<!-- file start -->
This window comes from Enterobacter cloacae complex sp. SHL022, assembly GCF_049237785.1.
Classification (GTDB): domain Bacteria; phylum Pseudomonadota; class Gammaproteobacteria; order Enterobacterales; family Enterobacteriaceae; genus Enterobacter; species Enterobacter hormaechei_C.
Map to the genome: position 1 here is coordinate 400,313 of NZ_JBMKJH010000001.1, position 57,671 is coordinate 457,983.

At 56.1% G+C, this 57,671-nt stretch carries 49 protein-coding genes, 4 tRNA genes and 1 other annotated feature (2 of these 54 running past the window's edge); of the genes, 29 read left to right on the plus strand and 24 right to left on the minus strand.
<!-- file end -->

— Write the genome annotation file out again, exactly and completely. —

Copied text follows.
This window comes from Enterobacter cloacae complex sp. SHL022, assembly GCF_049237785.1.
Classification (GTDB): domain Bacteria; phylum Pseudomonadota; class Gammaproteobacteria; order Enterobacterales; family Enterobacteriaceae; genus Enterobacter; species Enterobacter hormaechei_C.
Map to the genome: position 1 here is coordinate 400,313 of NZ_JBMKJH010000001.1, position 57,671 is coordinate 457,983.

At 56.1% G+C, this 57,671-nt stretch carries 49 protein-coding genes, 4 tRNA genes and 1 other annotated feature (2 of these 54 running past the window's edge); of the genes, 29 read left to right on the plus strand and 24 right to left on the minus strand.